|Stable release||3.1 / 16 September 2015|
|Operating system||Linux, FreeBSD|
|Type||Security / HIPS|
DenyHosts is a log-based intrusion prevention security tool for SSH servers written in Python. It is intended to prevent brute-force attacks on SSH servers by monitoring invalid login attempts in the authentication log and blocking the originating IP addresses. DenyHosts is developed by Phil Schwartz, who is also the developer of Kodos Python Regular Expression Debugger.
DenyHosts checks the end of the authentication log for recent failed login attempts. It records information about their originating IP addresses and compares the number of invalid attempts to a user-specified threshold. If there have been too many invalid attempts it assumes a dictionary attack is occurring and prevents the IP address from making any further attempts by adding it to
/etc/hosts.deny on the server. DenyHosts 2.0 and above support centralized synchronization, so that repeat offenders are blocked from many computers. The site denyhosts.net gathers statistics from computers running the software.
In July 2007, The Register reported that from May until July that year, "compromised computers" at Oracle UK were listed among the ten worst offenders for launching brute force SSH attacks on the Internet. After an investigation, Oracle refuted that any of its computers had been compromised.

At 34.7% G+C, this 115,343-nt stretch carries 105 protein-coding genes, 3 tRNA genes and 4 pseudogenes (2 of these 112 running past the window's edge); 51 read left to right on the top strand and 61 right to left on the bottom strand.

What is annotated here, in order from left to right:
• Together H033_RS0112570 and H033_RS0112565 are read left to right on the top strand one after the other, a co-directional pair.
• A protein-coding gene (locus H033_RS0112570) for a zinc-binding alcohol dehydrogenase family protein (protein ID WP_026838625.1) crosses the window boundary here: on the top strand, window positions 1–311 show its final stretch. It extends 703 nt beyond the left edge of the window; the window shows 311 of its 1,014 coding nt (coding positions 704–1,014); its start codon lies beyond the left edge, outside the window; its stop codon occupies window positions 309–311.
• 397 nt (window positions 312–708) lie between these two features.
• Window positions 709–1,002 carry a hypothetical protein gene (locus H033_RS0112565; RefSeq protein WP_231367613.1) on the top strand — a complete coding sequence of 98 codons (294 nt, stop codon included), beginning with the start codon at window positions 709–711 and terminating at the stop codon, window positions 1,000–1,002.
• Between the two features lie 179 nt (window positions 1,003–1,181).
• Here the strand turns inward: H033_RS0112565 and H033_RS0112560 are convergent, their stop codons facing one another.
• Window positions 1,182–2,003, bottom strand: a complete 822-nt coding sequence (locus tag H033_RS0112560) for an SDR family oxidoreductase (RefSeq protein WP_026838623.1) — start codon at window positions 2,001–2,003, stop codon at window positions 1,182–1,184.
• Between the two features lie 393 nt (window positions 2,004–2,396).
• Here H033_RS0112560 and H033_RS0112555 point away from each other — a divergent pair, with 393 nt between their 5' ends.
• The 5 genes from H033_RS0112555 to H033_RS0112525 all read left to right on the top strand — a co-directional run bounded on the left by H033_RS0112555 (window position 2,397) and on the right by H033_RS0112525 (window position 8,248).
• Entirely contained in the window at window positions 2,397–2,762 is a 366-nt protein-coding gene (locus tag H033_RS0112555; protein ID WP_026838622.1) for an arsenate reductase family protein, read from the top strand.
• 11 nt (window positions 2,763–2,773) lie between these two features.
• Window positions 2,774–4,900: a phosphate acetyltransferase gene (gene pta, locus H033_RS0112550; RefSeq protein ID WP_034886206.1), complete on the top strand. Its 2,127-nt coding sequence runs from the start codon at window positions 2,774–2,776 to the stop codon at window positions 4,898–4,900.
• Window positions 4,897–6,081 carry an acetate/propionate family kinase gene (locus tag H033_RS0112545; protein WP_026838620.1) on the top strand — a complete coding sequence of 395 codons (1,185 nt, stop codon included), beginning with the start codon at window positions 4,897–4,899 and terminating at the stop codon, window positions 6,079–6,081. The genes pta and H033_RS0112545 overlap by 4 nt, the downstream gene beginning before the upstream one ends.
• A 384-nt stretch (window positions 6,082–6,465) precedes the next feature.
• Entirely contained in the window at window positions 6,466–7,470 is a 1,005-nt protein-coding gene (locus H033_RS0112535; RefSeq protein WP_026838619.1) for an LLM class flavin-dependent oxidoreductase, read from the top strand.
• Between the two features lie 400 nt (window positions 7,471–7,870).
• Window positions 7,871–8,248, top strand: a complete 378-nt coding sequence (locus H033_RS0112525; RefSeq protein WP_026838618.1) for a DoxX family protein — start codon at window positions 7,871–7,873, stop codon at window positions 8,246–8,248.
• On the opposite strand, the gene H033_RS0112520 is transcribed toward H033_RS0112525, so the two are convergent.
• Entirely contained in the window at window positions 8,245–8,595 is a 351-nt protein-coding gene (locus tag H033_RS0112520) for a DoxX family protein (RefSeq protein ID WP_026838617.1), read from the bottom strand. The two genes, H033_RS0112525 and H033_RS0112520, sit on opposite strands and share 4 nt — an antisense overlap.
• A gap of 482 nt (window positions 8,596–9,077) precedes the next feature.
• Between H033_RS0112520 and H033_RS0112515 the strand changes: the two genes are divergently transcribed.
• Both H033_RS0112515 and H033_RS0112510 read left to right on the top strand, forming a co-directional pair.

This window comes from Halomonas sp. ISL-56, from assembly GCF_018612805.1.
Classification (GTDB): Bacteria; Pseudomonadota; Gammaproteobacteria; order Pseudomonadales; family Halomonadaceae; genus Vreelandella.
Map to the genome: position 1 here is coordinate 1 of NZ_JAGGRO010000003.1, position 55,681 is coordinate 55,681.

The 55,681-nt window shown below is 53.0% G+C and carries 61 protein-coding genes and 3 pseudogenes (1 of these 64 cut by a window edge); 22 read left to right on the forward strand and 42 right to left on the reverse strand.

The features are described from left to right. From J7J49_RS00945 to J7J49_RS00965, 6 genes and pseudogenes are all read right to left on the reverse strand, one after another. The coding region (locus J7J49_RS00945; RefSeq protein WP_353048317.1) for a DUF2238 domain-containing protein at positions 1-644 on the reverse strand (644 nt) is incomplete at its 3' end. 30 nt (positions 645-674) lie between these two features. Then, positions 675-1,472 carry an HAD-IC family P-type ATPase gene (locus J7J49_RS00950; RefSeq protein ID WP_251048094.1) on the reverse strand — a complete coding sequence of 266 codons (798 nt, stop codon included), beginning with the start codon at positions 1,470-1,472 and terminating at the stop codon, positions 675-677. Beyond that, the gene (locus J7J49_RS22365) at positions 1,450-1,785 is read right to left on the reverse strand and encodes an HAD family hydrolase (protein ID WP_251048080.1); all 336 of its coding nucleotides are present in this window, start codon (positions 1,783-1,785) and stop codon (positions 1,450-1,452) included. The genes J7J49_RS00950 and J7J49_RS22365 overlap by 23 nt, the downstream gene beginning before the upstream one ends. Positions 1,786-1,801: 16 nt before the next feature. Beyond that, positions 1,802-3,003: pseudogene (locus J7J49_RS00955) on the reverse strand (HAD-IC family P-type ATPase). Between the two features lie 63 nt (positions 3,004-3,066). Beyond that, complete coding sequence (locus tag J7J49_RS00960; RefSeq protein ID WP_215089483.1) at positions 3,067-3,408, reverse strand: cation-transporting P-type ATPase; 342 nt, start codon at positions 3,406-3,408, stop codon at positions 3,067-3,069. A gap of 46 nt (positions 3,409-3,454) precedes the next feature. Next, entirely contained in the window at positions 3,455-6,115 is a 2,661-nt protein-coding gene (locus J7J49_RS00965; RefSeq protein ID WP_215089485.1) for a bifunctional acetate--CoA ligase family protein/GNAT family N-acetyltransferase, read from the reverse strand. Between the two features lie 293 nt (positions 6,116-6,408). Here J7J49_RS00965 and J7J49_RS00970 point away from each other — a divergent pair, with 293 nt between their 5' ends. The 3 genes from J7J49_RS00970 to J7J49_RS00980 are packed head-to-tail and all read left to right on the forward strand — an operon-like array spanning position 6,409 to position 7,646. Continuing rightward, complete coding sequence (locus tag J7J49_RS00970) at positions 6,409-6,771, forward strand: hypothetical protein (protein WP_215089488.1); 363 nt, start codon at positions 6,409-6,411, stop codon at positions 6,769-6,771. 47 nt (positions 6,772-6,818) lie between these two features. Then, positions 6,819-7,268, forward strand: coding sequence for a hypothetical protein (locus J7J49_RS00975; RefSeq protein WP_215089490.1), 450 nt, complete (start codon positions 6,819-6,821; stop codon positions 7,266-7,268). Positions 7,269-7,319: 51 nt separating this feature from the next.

Daniel B. Cid wrote a paper showing that DenyHosts, as well the similar programs Fail2ban and BlockHosts, were vulnerable to remote log injection, an attack technique similar to SQL injection, in which a specially crafted user name is used to trigger a block against a site chosen by the attacker. This was fixed in version 2.6.
- Fail2ban, a similar program that prevents brute force attacks against SSH and other services
- TCP Wrapper
- John Leyden, Oracle refutes 'SSH hacking' slur. Mystery over bogus DenyHosts listing, 21 July 2007
- Daniel B. Cid, Attacking Log Analysis tools
- DenyHosts, Changelog